The forts of Purandar and Vajragad are located around 35 kilometres from Pune. They are located atop the mountain called Indraneel. They can be accessed via Pune-Saswad highway (near Saswad) as well as Pune-Satara highway(near Khed Shivapur), as they lie across the road (between Narayanpur and Kapurhol villages) connecting these highways.
Purandar is another name of Lord Indra, the king of Gods (destroyer of the ‘Pur’ i.e cities of the demons) and the ‘Vajra’ happens to be his weapon. Vajragad previously also went by the name ‘Rudramal’. It is believed that Indra obtained his weapon Vajra after penancing to the god, Lord Shiva on this very mountain which came to be known as Indraneel.
One folklore says that while Lord Hanuman attempted to carry the Dronagiri parvat, a portion of it fell down and came to be known as Indraneel parvat.
It is still unclear as to who built this fort. But it was most likely constructed by the Seuna Yadava kings of Devagiri.
The earliest record on Purandar shows that fort Purandar was captured by one Chandrasen Deshpande of Bidar for the Bahamani sultans. Later it was streangthened by the Bahamani King, Hasan Gangu, way back in 1350. Later it changed hands to the Nizamshahi kingdom of Ahmednagar and the Adilshahi Kingdom of Bijapur.
It is said that when the forts ramparts were being constructed, for some reason, the wall structure kept crumbling. So to appease the deities, a young couple was buried alive in the confines as was the superstition in those times.
When Shahajiraje (the father of Chhatrapati Shivaji maharaj) was the jagirdar of Pune and Supa (during the times of Nizamshahi as well as Adilshahi), this fort lay within the boundary of his fiefdom , though its actual control was in the hands of Bijapur sultanate. Adilshah had appointed Mahadji Nilkanth Naikwadi as the killedar or the fort in charge. When Shivajiraje as a young man took on the might of the sultanate, he is said to have taken refuge in the confines of this very fort, after Adilshah dispatched his army to punish the upstart (1649). Mahadji Nilkanth may have allowed Shivaji this security out of loyalty towards Shahaji, but he had no intention of giving Shivaji the charge of the fort. Later when Mahadji Nilkanth died, a property dispute arose amongst his sons (Niloji,Shankarji and Pilaji). Shivaji always aspired for this strong fort and on the pretext of solving the dispute, he took control of Purandar(1654). Mahadjis sons were said to have been compensated with inams of the villages nearby and positions in his army.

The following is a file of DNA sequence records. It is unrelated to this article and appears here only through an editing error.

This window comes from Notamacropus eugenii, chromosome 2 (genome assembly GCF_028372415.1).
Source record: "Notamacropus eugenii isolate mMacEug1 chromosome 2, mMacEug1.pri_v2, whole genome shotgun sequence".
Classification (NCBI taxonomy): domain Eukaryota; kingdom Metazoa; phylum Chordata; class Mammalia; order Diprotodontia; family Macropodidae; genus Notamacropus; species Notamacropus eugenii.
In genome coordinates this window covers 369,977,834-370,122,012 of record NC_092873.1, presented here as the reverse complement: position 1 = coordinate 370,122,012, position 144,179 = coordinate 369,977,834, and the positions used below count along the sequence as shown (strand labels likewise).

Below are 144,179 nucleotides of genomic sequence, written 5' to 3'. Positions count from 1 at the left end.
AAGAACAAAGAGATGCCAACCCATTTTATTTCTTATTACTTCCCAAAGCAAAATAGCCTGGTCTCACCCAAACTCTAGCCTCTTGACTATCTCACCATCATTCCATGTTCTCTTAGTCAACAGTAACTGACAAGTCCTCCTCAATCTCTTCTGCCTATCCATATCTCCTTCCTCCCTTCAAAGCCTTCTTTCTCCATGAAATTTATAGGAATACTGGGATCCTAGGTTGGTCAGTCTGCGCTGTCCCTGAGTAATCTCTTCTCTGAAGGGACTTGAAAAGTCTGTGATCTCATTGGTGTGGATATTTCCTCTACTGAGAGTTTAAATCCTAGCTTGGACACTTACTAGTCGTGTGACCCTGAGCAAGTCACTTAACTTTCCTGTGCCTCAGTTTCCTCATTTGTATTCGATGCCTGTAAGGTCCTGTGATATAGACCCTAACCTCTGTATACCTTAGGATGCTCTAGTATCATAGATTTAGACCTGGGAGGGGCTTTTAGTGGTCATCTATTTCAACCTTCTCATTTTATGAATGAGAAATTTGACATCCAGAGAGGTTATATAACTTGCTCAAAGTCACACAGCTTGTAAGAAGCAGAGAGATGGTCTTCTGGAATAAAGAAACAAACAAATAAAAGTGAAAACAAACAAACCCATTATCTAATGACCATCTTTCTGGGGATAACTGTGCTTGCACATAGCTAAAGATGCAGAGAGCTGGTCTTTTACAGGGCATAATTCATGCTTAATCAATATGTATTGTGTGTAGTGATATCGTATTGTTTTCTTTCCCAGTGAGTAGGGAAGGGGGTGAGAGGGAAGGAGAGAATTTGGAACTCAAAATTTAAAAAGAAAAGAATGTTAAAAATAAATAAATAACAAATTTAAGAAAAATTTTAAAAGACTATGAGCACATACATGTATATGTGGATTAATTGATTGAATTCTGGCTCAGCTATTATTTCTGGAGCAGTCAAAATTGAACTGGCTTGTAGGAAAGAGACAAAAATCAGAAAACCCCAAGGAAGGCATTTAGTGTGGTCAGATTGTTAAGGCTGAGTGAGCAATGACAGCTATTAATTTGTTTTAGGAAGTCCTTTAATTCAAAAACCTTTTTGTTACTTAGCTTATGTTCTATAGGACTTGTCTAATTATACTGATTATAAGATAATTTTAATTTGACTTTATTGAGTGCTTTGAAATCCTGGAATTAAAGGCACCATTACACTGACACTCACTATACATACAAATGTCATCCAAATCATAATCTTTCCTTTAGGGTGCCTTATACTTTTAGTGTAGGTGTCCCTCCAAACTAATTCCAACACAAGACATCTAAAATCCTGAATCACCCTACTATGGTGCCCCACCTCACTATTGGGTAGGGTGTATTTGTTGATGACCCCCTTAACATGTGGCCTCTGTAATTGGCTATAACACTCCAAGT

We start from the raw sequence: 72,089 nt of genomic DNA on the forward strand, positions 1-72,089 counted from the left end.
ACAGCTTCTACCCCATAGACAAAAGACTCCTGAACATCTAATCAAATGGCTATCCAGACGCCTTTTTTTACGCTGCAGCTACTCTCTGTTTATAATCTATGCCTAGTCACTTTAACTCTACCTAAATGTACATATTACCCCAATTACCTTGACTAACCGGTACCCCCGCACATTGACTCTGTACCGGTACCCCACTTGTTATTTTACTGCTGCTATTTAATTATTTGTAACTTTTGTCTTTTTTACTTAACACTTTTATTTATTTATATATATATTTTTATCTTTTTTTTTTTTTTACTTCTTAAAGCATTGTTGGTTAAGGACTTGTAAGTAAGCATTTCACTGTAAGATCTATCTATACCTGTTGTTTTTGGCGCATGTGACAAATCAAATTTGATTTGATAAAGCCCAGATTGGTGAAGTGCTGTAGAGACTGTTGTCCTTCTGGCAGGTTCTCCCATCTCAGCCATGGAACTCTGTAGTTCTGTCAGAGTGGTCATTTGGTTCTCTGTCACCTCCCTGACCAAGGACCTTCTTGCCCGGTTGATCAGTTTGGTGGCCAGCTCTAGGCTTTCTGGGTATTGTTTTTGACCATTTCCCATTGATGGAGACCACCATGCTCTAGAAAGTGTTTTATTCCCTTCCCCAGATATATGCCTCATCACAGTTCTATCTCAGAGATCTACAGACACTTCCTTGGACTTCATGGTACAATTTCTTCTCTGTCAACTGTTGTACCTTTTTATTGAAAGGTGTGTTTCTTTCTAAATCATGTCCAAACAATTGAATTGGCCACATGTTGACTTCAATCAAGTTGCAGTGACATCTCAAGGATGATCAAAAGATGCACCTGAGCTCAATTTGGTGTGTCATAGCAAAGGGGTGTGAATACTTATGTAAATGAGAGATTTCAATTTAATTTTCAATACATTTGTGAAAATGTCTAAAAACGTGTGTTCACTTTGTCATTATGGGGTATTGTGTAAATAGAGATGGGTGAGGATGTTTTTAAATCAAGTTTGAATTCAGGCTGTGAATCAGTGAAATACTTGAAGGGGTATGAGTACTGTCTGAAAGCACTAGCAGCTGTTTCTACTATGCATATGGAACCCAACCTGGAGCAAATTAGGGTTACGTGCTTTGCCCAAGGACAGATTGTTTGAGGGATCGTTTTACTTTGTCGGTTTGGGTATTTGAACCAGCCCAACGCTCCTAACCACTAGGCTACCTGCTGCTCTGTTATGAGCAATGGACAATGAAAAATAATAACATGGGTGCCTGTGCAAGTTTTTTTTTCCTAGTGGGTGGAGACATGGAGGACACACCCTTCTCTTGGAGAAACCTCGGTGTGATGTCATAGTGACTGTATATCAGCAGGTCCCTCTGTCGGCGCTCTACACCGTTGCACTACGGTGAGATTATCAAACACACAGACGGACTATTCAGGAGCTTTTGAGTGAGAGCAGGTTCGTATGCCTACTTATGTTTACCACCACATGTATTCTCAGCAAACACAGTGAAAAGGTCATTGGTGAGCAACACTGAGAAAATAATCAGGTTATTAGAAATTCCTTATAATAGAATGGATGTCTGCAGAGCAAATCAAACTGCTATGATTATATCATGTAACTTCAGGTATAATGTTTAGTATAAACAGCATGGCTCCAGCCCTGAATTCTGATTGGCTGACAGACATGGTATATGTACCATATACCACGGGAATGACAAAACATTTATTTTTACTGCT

Later when troops under the Adilshahi commander, Fateh Khan laid siege on Fort Purandar, Shivajis army led by Baji Pasalkar defended the fort. Baji Pasalkar (also known as the man who taught Shivaji the art of warfare along with Kanhoji Jedhe and Dadoji Kondeo) was martyred during this time.
In 1657, Saibai bore Shivaji his eldest son Sambhaji on this very fort.
In 1665, the mughals under Diler Khan laid seige to this fort. Shivaji lost his gallant killedar Murar Baji Deshpande, defending the fort. Shivaji later had to cede this fort (along with twenty two other forts) to the mughal general,Mirza raje Jaisingh as per the treaty of Purandar that took place at the foothills of this fort.